What Lower FHA Mortgage Insurance Premiums Mean for the Construction Industry

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The current hot topic for the construction industry, as well as for homebuyers and mortgage insurers, is the change in Federal Housing Administration mo...

The current hot topic for the construction industry, as well as for homebuyers and mortgage insurers, is the change in Federal Housing Administration mortgage insurance premiums, unveiled by President Barack Obama on 8 January in Phoenix.


What exactly does this reduction in premiums entail in practical terms? With this change, the mortgage insurance premiums are lowered by 0.5 percentage points. Thus they drop from 1.35 to 0.85 percent. This is expected to translate into savings of about $900 a year for the average first-time buyers on the market. The step is meant to attract 250,000 more homebuyers in the coming three years.


While this may not be good news for private mortgage insurers, who are rueing the decision, it is likely to have a positive impact for the construction industry, specifically for homebuilders. Let’s see a few points that prove such a prediction.


More affordable loans for qualified borrowers


This step from the Obama Administration aims to provide easier access to home loans for minority families, and those with lower income. As Congresswoman Maxine Waters (D-CA), Ranking Member of the Financial Services Committee notes, the FHA is rather stable currently, so it can afford to move in this direction in order to support a wider range of qualified homebuyers.


Although the construction industry has been preparing for millennials to become the next wave of borrowers and home buyers, those predictions haven’t yet borne out. There is a different take that some people in the mortgage circles have, and it focuses on the diversity of ethnicities that are joining the homebuyers group. They foresee more and more different ethnic groups such as African Americans, Asians and Hispanics becoming the new wave of homeowners.


In this context, President Obama’s move seems to come at the right moment, opening up more opportunities for minority and lower-income families to buy their own property. Even high-score credit applicants will be attracted by lower premiums, so the stimulus for all borrowers is clear.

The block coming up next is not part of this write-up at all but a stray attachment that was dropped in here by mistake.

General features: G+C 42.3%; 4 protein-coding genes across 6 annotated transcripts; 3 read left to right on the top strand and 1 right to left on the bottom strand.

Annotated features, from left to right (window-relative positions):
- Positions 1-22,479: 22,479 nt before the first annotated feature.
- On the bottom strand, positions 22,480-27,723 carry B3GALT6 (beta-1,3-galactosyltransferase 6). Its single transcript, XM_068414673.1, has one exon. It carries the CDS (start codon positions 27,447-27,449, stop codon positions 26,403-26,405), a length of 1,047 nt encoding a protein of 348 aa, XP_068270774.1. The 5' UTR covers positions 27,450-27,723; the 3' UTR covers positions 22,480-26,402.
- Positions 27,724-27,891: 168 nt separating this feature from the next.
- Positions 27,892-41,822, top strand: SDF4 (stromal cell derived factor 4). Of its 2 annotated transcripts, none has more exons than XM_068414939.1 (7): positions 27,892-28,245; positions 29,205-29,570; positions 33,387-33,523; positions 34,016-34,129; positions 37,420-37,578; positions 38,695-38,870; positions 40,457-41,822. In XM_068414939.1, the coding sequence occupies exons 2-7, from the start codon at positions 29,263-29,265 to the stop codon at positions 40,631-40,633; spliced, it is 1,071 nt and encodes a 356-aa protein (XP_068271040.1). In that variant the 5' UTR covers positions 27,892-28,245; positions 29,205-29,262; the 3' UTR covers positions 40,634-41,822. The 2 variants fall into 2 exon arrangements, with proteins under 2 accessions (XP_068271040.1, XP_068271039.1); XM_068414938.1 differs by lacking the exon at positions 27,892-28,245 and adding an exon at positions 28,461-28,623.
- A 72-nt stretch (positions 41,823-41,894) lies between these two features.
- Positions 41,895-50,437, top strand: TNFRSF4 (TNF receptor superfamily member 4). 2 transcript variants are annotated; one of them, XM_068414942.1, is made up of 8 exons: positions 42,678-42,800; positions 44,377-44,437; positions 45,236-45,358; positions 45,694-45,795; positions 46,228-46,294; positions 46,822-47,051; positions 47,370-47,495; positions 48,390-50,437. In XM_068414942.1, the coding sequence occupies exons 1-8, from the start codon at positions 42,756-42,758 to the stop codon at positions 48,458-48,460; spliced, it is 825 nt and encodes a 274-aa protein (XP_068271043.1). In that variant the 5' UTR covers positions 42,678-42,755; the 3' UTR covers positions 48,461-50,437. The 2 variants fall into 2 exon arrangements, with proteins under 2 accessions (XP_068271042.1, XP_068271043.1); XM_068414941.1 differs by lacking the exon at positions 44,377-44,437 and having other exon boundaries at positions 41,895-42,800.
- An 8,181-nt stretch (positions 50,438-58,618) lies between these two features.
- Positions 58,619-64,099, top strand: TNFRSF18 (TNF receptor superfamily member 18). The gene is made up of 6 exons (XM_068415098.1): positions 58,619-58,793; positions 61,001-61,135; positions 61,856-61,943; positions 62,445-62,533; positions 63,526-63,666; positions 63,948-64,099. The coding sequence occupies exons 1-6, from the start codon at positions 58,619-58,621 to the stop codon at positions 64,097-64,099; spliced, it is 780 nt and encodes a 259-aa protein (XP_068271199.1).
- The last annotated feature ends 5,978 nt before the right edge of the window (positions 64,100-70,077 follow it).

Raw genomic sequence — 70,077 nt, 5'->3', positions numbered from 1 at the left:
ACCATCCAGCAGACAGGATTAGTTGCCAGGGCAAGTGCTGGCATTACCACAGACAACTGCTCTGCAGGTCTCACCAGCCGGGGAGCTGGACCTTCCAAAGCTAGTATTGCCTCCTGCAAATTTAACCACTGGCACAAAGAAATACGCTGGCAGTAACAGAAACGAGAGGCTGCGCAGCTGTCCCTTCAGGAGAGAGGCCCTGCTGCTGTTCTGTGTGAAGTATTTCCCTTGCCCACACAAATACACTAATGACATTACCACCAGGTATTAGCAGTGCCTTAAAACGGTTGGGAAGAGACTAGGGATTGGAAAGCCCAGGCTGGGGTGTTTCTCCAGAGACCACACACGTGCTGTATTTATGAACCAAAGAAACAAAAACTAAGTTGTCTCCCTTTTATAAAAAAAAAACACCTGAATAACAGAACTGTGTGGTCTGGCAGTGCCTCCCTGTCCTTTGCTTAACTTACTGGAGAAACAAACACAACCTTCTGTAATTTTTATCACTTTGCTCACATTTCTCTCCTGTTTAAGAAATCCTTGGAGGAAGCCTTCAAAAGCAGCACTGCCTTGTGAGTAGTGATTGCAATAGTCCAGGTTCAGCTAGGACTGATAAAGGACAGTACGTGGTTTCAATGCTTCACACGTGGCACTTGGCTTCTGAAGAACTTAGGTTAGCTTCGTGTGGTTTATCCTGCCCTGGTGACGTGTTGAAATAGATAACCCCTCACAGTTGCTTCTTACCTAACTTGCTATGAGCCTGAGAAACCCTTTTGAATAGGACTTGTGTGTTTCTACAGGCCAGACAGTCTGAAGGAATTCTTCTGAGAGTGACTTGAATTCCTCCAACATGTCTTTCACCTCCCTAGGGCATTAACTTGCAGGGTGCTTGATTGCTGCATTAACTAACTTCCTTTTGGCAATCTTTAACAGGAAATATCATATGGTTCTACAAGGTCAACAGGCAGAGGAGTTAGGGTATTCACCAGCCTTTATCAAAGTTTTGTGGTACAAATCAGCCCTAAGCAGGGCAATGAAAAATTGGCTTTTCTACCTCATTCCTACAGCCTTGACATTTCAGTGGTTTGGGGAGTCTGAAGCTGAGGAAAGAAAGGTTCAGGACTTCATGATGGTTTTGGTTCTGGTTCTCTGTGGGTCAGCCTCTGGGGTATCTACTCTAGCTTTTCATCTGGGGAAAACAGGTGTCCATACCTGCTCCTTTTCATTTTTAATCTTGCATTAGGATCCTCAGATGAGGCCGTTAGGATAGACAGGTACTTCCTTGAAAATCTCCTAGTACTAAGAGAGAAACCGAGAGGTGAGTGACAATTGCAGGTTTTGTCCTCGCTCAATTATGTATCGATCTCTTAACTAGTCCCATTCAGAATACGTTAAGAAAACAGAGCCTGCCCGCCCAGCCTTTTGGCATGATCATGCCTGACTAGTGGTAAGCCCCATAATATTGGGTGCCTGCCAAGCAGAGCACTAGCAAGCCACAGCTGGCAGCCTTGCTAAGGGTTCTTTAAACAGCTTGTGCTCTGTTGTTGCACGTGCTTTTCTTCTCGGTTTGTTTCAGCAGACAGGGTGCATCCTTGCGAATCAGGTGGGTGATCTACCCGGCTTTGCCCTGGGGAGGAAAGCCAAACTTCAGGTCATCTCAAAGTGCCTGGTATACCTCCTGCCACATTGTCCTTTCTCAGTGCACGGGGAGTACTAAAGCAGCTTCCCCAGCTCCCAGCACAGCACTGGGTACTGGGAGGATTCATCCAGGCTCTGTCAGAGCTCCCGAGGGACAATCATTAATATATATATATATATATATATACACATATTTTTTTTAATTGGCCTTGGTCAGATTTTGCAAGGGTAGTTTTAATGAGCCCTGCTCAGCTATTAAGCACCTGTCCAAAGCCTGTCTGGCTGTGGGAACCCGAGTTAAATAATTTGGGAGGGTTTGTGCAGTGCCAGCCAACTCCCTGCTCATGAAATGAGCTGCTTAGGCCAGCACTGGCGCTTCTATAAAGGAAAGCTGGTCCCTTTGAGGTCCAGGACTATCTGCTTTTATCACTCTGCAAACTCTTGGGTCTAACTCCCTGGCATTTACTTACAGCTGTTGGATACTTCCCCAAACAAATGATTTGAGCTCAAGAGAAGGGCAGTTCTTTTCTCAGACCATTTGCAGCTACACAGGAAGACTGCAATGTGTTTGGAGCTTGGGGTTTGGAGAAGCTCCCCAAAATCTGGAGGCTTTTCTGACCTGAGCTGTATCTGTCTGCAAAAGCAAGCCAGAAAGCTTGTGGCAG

Even the cons can be pros


Some experts are dubious, worried that catering to lower income consumers is not the most strategic step, and that it won’t bring a higher gross profit for the average homebuilder. However, the news for the housing market is definitely positive. It also comes at a really good time - just before the spring season, when home buying traditionally goes through a more active period. Besides, while profits might not be as high as with high-end home buyers, construction companies might bring bigger revenues with higher volumes of work.


There are other critics who express softer views, pointing out that the lowered premiums can have only a marginal impact on home sales. They explain this with the tendency of consumers to buy new homes when triggered by a major financial or life event, like a new job or getting married.


Even if this is the case, the FHA change is still timely. As 2014 saw an improving U.S. economy, the prospects are the same for 2015. With improving economic conditions and decreasing unemployment, more and more people are likely to get employed or move to a new job.


A needed boost for homebuilders


Considering the various financial burdens that homebuilders face to stay in business, and the tough economic climate of the last several years, a stimulus for the industry couldn’t come at a better time than now. Let’s not forget the backlash caused by the recession, that saw the construction market stagnating.


Only in 2014, with the more stable signs of economic recovery, did we see a more encouraging positive trend in housing demand and homebuilding supply. Housing starts are expected to grow by 14% this year, and home sales - by 9 percent. It seems that the lower FHA premiums are a step in this direction.


It’s important for construction specialists to make the best of the currently improving economic and industry conditions, but this boost should come with safety and security in mind. The estimated increase in construction demand is expected to lead to a growing demand for all necessary and legally-required securities, such as liability insurance, worker compensation and the respective type of contract surety bonds. Naturally, insurers and surety bond providers will be happy to meet contractors’ needs and ensure their legal compliance.



President Obama’s announcement comes at a good time for homebuilders and is likely to improve the residential construction market this year. It would be great to hear further comments from the side of construction specialists. Please share your thoughts in the comment section below.


Todd Bryant is the president and founder of Bryant Surety Bonds. He is a surety bonds expert with years of experience in helping contractors get bonded and start their business.


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